Imagine getting bit by a mosquito, contracting West Nile virus, ending up in the hospital in a coma for three weeks and waking up to learn that you are paralyzed from the neck down. This shocking turn of events happened to a Denver area man in August 2012. Curt Wolff’s life changed in an instant, all due to a rare outcome of a virus from a mosquito that settled in his spine.
Curt was eventually transferred to Craig Hospital for rehabilitation and since his release a few years ago, he’s worked hard to get his core strength back to where he can now sit up and move his head and his hands back and forth, but he’s still unable to lift his hands to feed himself.
During one of his interdisciplinary outpatient evaluations in 2015, he met with Sarah Davidson, a certified driver rehabilitation specialist at Craig, to consider the possibility of driving. He trialed the joystick style of equipment set up in a stationary evaluation, and it was determined that it might be a possibility for him to use this equipment for driving. According to Sarah, Curt’s driving set up is extremely rare for Craig patients, but not out in the adaptive driving world as a whole. “Curt’s presentation is not the ‘norm’ for a typical spinal cord injury. A person with quadriplegia will have proximal strength – shoulders, biceps, etc. – and typically weak or non-functional hands. In Curt’s case, he is the exact opposite of this with rather significant hand function and non-functional proximal upper extremity function.”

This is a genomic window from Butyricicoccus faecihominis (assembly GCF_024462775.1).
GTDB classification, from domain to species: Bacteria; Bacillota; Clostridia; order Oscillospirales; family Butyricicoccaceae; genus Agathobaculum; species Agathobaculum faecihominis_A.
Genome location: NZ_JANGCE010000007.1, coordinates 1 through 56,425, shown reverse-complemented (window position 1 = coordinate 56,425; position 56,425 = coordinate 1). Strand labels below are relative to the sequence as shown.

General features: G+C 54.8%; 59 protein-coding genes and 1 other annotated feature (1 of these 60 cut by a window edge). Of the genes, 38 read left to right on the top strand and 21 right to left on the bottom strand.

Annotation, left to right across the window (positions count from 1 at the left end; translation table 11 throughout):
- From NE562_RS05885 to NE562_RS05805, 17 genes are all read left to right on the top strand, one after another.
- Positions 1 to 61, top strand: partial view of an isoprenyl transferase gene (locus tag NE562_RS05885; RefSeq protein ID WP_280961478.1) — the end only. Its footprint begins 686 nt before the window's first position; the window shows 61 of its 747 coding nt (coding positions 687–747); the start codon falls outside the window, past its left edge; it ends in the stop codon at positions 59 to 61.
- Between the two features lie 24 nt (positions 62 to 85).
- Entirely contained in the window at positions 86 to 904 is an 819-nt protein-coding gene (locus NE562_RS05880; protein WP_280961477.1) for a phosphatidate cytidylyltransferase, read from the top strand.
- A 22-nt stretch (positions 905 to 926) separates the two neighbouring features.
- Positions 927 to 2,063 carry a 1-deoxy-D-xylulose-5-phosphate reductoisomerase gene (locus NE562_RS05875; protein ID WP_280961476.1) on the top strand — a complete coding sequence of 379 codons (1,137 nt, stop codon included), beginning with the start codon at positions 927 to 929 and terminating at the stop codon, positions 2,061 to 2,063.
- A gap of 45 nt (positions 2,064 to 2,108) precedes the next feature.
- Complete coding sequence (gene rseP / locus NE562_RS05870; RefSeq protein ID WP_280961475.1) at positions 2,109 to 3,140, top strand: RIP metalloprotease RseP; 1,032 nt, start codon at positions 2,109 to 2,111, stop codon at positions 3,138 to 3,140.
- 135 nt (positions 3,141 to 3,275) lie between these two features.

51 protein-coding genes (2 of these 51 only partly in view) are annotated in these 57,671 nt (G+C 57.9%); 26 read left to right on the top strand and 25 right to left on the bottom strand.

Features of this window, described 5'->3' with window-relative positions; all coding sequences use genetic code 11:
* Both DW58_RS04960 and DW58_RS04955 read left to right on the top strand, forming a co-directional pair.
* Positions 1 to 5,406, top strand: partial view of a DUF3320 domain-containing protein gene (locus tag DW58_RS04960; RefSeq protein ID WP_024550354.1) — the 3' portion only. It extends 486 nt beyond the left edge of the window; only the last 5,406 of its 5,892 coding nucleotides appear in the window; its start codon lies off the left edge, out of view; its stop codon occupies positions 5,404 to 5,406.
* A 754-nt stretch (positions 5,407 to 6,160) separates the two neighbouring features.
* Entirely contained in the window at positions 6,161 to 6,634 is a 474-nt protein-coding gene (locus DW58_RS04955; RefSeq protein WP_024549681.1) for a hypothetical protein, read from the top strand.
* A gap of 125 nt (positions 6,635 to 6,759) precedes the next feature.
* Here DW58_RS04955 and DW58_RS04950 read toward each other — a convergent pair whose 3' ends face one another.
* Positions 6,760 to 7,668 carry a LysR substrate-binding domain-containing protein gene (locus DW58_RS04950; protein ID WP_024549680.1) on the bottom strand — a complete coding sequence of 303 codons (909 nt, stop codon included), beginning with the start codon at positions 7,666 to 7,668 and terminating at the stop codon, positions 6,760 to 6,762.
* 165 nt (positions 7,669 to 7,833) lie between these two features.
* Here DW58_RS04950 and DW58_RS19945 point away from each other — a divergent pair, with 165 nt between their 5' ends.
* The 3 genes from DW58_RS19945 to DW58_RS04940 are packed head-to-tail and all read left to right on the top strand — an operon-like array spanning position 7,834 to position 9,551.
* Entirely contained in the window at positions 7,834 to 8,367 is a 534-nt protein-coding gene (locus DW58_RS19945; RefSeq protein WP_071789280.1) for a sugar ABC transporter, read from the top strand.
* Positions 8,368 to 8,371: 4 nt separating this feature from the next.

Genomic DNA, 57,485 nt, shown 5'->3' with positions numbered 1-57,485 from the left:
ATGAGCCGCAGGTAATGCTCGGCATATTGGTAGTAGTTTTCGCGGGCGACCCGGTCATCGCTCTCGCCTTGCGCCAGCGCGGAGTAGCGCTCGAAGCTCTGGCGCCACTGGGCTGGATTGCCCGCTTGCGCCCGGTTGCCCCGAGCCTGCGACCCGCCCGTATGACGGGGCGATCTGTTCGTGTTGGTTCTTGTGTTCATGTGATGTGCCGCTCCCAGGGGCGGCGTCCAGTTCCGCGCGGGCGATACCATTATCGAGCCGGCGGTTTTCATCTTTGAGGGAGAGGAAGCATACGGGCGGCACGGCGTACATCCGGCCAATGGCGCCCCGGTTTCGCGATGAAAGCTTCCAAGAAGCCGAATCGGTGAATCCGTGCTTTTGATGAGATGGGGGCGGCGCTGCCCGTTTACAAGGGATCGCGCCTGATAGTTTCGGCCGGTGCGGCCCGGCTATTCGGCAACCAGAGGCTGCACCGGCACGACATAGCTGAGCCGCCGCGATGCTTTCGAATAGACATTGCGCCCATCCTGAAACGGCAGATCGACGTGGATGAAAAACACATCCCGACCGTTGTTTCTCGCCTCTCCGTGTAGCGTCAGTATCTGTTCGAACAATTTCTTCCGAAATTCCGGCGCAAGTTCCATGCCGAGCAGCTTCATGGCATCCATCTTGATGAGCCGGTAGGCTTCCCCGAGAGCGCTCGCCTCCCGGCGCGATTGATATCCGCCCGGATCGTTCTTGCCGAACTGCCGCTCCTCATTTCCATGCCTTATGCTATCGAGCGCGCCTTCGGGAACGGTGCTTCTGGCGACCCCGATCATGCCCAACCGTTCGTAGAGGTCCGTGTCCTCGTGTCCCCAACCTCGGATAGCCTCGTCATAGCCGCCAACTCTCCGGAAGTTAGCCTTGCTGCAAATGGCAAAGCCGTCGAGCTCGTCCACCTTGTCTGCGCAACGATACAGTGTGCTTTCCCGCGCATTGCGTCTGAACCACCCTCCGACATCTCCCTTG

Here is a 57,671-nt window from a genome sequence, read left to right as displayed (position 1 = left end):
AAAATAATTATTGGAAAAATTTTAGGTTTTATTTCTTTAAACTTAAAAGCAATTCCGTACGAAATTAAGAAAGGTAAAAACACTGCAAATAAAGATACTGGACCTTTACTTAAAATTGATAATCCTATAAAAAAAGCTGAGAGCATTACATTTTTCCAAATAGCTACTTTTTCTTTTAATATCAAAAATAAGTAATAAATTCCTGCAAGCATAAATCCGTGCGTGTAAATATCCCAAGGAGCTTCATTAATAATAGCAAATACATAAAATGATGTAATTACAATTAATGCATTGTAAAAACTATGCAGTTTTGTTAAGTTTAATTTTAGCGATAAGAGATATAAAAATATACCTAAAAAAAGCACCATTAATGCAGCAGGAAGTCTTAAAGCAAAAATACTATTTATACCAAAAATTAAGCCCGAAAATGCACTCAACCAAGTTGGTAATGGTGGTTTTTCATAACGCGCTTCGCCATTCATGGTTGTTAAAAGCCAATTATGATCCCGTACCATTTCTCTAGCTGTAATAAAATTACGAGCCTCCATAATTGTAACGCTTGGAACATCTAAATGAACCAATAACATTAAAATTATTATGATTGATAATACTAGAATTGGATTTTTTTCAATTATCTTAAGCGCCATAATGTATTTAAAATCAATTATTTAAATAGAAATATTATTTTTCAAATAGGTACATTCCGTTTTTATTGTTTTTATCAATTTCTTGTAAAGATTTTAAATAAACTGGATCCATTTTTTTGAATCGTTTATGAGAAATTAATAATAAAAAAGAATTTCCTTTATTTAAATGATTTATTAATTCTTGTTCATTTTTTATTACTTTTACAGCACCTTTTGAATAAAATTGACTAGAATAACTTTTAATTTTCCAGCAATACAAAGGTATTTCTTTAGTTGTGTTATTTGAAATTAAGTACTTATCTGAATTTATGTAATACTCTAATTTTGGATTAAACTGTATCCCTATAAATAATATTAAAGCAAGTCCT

Curt’s official driving evaluation took place in one of Craig’s adaptive vehicles in June of 2016, after he’d obtained a rehab permit though the Colorado Department of Motor Vehicles (DMV). Curt uses specialized adaptive driving technology that allows him to use two joy sticks. One hand controls the turning and one controls gas/accelerator and brake. A touch screen allows him to control other functions of the vehicle.
On June 14, 2017, two years after he first started to explore driving again, he passed his driving test through the Colorado DMV, and for the first time in nearly five years, he can drive himself.
Curt’s high tech set up is extremely complex, but his motivation for gaining back some of the independence he lost is inspirational. He now competes at a national level in wheelchair bowling tournaments and recently testified before a Senate briefing committee on health care.
Watch below to see a video of Curt driving!
Thank you to these companies who helped make Curt's goal of driving possible!
Van modifications to make it wheelchair accessible - Braun Ability
Driving equipment - Electronic Mobility Controls (EMC)
Wheelchair lockdown- Q-Straint